By Jacqui Barrett-Poindexter
Toxic work environments are real and more commonplace than I care to say – I hear about them often in my line of work.
People aren’t always wanting to simply move on to a higher level or more highly compensated role; they often just want OUT of their acidic environments led by uproarious bosses who say things like, “You all are replaceable,” and refer to their staff as “cattle” (true story).
Thankfully, after completing her resume and LinkedIn profile earlier this year, a client in just such an environment emailed me this weekend to say she accepted a NEW job with a great, Fortune 500 company (she researched them well) and at her target role.
So, all of you out there stuck in the muck of a bad job — there is hope, but as with “luck,” to enable hope often requires your preparedness to intersect with opportunity!
In the meantime, to help sooth your weary soul while navigating a soul-sucking environment, I offer five actionable tips you can employ.
1. Take time off.
2. Imbibe in the sun.
3. Seek outside help.
4. Stop all the self-sacrifice.
[Read the full explanations behind each tip at my recent Glassdoor blog post: 5 Tips to Clean Up a Toxic Work Situation.]
Life As We Live It Now
Winnowing our waistlines and nourishing our marriage, we forge ahead, rooted in strength and hope. Our landscape includes tree-lined, winding roads punctuated with eclectic cabins, tiki huts, grazing horses, cattle and chickens. Pelican’s Landing is hoisted above a sprawling sailboat marina one and a half miles from our driveway, and Lake Texoma shoreline, within walking distance, beckons.
Our intention was to live here one year before journeying on to the Florida coast. Three years after our site visit (November 2010), we remain, imbibing the Texas sun, residing in our two-story cabana and contemplating a robust future.
Regularly drenched with sweat, we’re drawn to soaking our bodies in the lake during triple-digit summers — Texas has delivered on its heated reputation. Sweltering summer days inspire sunrise sails and languid backstrokes to cool hot skin and soothe weary souls from economic and personal machinations.
Our home, illuminated by a self-defined nautical theme, is draped in rambling porches that bear witness to sunrise coffees, sunset cocktails and whoops of laughter. We’ve grazed on striper, catfish, shrimp, grilled steaks, Doritos and spinach dip. Tropical spirits have flowed, as have deeply felt conversations with friends and family where we contemplated frustrations, successes, passions and solutions regarding POTUS, the economy, freedom, joy and growing older.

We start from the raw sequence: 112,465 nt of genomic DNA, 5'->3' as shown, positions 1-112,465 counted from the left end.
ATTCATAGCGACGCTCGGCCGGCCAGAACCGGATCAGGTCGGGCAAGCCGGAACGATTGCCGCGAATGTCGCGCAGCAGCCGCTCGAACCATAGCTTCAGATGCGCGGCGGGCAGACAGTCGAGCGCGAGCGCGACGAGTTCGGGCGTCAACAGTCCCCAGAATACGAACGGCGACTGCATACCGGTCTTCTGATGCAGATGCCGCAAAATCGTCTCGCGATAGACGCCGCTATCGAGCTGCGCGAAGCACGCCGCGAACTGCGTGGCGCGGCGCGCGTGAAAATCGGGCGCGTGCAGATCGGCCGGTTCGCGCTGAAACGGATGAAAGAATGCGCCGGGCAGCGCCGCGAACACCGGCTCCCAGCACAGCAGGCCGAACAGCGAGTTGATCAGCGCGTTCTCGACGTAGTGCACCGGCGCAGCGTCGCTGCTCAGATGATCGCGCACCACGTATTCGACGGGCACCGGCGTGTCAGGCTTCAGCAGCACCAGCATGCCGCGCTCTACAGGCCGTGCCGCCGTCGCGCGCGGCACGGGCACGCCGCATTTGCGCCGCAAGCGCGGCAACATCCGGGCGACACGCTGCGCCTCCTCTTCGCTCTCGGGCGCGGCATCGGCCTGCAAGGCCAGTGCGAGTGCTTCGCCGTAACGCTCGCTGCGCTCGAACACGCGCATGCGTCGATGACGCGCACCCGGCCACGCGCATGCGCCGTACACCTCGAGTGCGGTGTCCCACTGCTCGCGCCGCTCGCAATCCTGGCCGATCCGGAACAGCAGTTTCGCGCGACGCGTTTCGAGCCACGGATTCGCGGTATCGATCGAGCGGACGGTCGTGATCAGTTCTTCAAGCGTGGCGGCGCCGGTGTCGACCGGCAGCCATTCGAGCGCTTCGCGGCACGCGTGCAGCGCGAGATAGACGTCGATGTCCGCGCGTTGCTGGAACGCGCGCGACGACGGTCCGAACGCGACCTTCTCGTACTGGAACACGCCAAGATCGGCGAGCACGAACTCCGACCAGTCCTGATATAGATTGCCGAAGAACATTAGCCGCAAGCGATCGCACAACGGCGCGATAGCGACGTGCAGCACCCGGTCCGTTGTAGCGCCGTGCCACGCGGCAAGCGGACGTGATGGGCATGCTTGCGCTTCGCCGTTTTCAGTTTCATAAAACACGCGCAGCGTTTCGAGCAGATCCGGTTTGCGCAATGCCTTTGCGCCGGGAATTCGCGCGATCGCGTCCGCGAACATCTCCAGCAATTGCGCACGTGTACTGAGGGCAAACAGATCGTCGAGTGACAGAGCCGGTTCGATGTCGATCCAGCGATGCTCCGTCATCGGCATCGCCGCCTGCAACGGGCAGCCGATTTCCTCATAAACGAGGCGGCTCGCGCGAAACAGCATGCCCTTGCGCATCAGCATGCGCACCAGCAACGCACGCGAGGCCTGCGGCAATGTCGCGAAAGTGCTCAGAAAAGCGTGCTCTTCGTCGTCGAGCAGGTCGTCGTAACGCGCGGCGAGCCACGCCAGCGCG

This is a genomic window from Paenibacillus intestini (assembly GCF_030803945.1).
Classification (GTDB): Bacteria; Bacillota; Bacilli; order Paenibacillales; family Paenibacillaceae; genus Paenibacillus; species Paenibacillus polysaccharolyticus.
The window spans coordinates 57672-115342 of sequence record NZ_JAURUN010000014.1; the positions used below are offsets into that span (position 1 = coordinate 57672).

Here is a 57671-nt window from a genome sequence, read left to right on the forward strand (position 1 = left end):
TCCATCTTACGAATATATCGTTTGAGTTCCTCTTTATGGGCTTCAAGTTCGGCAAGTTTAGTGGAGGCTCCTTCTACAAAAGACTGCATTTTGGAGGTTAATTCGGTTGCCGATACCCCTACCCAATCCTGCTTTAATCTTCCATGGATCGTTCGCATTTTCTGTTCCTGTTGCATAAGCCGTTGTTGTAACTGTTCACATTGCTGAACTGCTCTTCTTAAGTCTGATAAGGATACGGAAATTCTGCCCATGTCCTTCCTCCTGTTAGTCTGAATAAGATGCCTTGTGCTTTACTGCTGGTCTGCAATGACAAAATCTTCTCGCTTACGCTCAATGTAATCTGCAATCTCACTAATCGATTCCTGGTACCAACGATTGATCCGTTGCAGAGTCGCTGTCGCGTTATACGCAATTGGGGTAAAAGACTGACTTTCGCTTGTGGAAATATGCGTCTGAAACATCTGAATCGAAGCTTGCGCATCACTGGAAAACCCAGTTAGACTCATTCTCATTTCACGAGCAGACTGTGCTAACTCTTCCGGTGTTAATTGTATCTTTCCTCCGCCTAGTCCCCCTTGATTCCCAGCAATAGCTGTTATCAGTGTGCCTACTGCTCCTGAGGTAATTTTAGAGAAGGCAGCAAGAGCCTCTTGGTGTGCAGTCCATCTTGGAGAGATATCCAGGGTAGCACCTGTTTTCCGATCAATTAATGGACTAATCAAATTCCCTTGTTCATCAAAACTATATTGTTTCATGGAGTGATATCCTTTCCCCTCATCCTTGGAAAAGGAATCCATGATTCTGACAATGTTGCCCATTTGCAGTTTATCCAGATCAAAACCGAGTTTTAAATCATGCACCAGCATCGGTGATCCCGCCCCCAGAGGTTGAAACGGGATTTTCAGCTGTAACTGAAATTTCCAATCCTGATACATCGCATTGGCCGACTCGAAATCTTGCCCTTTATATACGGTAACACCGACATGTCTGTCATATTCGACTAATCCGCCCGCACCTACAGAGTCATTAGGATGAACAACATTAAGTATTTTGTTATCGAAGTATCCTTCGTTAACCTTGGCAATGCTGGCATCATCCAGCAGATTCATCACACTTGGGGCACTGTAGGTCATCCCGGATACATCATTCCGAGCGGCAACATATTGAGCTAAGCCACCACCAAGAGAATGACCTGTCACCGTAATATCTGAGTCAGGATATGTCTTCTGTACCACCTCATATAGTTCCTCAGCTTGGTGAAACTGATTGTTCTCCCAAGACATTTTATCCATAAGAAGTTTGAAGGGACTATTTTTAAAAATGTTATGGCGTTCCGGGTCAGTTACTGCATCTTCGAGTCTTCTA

We’ve pounded out word stories, negotiated service and product sales and drawn our living from intellect and emotion as well as the rich, North Texas soil that appends an 89,000-acre lake that we now claim as home.
We’ve introspected, laughed, shed tears, fought, hugged, been brought to our knees and been shaken to the core. We’ve pumped our fists, been humbled, been empowered, revived and thrived, and we’ve celebrated. We have rejoiced in our five-year marriage; made merry on my 50-year birthday; ceremonialized and wept wrenching tears for the loss of Louie; honored the arrival of feline orphans through daily care-taking; and celebrated and embraced friend and familial relationships that imbue gray days with bursts of color.
Sails unfurl, motors hum and music heaves emotion across the air, across the water, as we continue to make way.
[Kindly don’t leave; there is more to the story if you scroll down.]
We invested in this little sailboat during our first season here and affectionally dubbed her, Havana Daydreamin’ after one of our favorite Jimmy Buffett songs.
Capt. Rob and me, in our happy place, Sea’sing the Day.
The Prequel to Our Move
My husband called me a ‘home-girl’ when we dated. There was truth to that; although, over the years I have traveled the world. Most of my international trips occurred between the ages of 9 and 25, during which I voyaged to England, Italy, Portugal, Germany, Hawaii, California, New York, Texas and beyond. My dad was a TWA inspector, and we were blessed with many globetrotting benefits.
I love adventure, but always had returned home to the comfort and nourishment of Kansas City, with its Midwest charms, big-city-in-a-small-town personality, and robust circle of family and friends. I also think that traveling so much at an early age unraveled some of the mystery of ‘other cities’ and relieved the compulsion some young people feel to move away after college graduation.
That said, picking up stakes and moving with my husband to North Texas in the spring of 2011, unnerved my home-girl sensibilities while also tapping into a spirit for adventure.